Taste of Wine: The Wine & Food of San Luis Obispo

Taste of Wine: The Wine & Food of San Luis Obispo
Dave Hickey, winemaker at Laetitia Vineyard and Winery, and Franco Lastreto, Tasting Room supervisor, display two of their latest Pinot Noir releases. Photo by Frank Mangio

Like no other appellation in this country, the bond with wine and ocean is seamless and collaborative in the San Luis Obispo Wine Country.

In my last column I underlined the morning and afternoon fog that sweeps in from many of the pristine beaches that define the central coast.

Wineries in the know have chosen Chardonnay and Pinot Noir as their signature varietals. The weather conditions romance these two “Play Misty For Me” grapes.

All the wineries in this intimate wine country are no more than five miles from this marine cooling; some are less than one mile.

If you are coming up from Southern California to visit, go by Amtrak.  It hugs the coast and you will see breathtaking coastal sights that only a train can show you.

It drops you off in the middle of San Luis Obispo. Request an Enterprise rental car in advance, since they will pick you up at the station and drop you off when you’re ready to leave.

You will need a car to get around to the wineries, restaurants and a resort style hotel overlooking one of the beaches. The Inn at the Cove is a gem overlooking Pismo Beach with private beach access and 180-degree views of the ocean.

At least one of the nights in your stay will have to be at the Suite Edna, a converted 1908 farmhouse in the middle of historic Old Edna, an adventurous town site.

You’ll also find a gypsy wagon, a sippin’ cellar, bluebelly barn, a bordello and three lovely goats. Pattea Torrence if the “mayor” of Old Edna and will be happy to tell you more, by calling (805) 710-3701 or visit oldedna.com.

Be sure to stop by the on-site Sextant Winery next to Old Edna.

Established in 2004, it has a wide variety of old world wines. These are all-estate wines like Zinfandel, Petite Syrah, Tannat from Spain and, of course, my favorite, the lovely Pinot Noir.  This release was a 2014 at $25 per bottle and well worth it.

Foremost Wine Co. in downtown San Luis Obsipo is a restaurant, lounge and wine shop.  The Miso Glazed Black Cod is shown with squash and grilled corn. Photo by Frank Mangio

Foremost Wine Co. in downtown San Luis Obsipo is a restaurant, lounge and wine shop. The Miso Glazed Black Cod is shown with squash and grilled corn. Photo by Frank Mangio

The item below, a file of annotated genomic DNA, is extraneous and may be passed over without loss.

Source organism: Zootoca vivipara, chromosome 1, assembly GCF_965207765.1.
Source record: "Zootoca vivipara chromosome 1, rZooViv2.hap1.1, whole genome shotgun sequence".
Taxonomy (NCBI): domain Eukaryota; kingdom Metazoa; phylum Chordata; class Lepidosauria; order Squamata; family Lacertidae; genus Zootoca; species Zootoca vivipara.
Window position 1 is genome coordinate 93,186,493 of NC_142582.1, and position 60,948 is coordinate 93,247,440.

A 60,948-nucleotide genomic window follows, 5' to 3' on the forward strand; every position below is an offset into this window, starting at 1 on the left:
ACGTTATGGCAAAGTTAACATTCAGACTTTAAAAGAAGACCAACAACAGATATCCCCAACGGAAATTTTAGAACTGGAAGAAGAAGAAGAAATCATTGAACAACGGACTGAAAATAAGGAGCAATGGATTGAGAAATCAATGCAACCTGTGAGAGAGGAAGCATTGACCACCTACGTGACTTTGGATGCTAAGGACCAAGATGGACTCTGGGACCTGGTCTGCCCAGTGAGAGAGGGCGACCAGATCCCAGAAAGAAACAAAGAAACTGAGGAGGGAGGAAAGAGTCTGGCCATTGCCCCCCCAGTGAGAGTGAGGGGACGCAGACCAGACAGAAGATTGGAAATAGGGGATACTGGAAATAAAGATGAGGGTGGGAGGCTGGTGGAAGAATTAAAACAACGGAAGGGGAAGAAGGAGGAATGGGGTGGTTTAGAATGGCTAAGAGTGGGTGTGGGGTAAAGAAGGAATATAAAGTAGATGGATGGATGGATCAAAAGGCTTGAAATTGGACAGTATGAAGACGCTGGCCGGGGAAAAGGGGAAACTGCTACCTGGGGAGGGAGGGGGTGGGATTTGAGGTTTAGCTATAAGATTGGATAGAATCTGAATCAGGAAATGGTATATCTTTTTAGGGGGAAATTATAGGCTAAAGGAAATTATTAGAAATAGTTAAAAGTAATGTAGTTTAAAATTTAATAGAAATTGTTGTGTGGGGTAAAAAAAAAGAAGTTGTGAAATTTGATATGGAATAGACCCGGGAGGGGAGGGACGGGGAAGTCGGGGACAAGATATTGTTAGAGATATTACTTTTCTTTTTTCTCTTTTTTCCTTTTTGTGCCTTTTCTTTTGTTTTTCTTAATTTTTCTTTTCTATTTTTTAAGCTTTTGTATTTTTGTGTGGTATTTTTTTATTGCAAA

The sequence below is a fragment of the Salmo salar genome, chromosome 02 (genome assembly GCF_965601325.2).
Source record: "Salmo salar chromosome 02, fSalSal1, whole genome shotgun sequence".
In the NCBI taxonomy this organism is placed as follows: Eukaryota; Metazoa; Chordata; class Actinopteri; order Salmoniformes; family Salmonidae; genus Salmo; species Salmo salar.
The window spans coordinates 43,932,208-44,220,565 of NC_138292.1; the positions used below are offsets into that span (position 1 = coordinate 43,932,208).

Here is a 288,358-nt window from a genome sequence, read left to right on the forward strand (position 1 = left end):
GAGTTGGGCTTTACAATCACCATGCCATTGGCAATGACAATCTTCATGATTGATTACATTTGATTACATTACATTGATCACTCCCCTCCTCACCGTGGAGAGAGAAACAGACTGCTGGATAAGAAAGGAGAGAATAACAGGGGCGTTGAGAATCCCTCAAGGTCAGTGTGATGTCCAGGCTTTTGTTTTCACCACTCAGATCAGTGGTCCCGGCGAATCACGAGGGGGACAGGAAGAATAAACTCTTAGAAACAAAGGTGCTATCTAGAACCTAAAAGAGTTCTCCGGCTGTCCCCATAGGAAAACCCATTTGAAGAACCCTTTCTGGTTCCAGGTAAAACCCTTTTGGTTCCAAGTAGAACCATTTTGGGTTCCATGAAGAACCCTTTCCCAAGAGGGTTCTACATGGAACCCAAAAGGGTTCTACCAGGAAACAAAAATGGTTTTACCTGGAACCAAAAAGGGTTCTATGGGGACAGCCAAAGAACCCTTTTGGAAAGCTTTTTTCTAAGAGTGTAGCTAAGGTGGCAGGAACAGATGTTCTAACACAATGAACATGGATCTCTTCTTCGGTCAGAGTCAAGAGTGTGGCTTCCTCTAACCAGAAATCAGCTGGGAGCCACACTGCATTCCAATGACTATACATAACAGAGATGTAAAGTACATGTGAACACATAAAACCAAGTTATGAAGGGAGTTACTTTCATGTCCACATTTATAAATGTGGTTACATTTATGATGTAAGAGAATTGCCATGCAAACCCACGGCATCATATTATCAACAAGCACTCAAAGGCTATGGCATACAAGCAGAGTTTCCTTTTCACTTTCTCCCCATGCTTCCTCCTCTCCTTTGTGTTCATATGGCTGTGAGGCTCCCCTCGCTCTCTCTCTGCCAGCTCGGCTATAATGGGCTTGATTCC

Dave Hickey knows every square foot of Laetitia Vineyard and Winery in nearby Arroyo Grande, about 10 miles south of San Luis Obispo.  He and his son, Eric Hickey, who is president of Laetitia, make the wines that have a decided Rhone, Burgundy and Bordeaux French fruit approach.  “Four hundred forty of our 625 acres are devoted to Pinot Noir and are highland vineyards,” said Hickey.  “We release Pinots with more age than most other wineries, so they have a drink-now quality.”

TASTE OF WINE featured the Laetitia Reserve du Domaine 2013 ($42) in its Top 10 Tastings a few months ago.  Check out our end-of-the-year report coming up the end of this month.  More on Laetitia wines at laetitiawine.com.

A winery to discover is Tolosa, a large, sweeping vista vineyard just south of San Luis Obispo’s airport in the Edna Valley.  Tolosa is named after the Franciscan Mission San Luis Obispo de Tolosa that grew wine grapes in the 18th century, and still stands today.  Those Pacific coastal winds make this the coldest appellation in California and reminiscent of Burgundy in France.  It is a prime environment for Pinot Noir. The Tolosa Pinot to search for is “1772,” ($60) the year the mission was built.

This 2014 release is a blend of four different blocks, aged 11 months in French Oak barrels. It has a rich, black cherry mouthfeel, with refined tannins.  See more at tolosawinery.com.

Before leaving SLO Country, I want to focus on a restaurant, lounge and wine shop, and all under one roof, in the downtown district that will need no introduction once you try it. Foremost Wine Co. and its menu offerings are thoughtfully sourced from all local ingredients, and constantly changes monthly.

A novel “Burrata Bar” is a great way to start, with Gorgonzola cheese and Heirloom Tomato.

On the night of the visit, entrees included:  grilled hanger steak, pesto farro risotto, duck breast, chile shrimp and my favorite, the glazed black cod with grilled squash and corn.

The chef is the celebrated Julie Simon who was raised in Paris and has traveled the world studying the emotional response of food that is deep in flavor.  She enjoys making what she calls “comfort food.”

Get more at foremostwineco.com.

 

Wine Bytes

Now that I have included Laetitia wines and Foremost Wine Co., the two will collaborate on a very special event Dec. 29 at 6 p.m. in downtown San Luis Obispo.  Laetitia winemaker Eric Hickey and Chef Julie Simon combine talents for a portfolio of wines and menu items.  Cost is $85.  Contact the restaurant at (805) 481-1772.

North County Wine Company in San Marcos will unveil their Top 10 list of wines both Dec. 23 and Dec. 24 from 3 to 9 p.m. Taste all 10 for just $20. Just come by, no RSVP needed.  For details call (760) 653-9032.

Meritage Wine Market in Encinitas has its special cellar selections spotlighted Dec. 23 from 6 to 8 p.m.  Lineup includes selections from California and France.  RSVP at (760) 479-2500.

 

Frank Mangio is a renowned wine connoisseur certified by Wine Spectator.  He is one of the leading wine commentators on the web. View his columns at tasteofwinetv.com and reach him at mangiompc@aol.com.  Follow him on Facebook.

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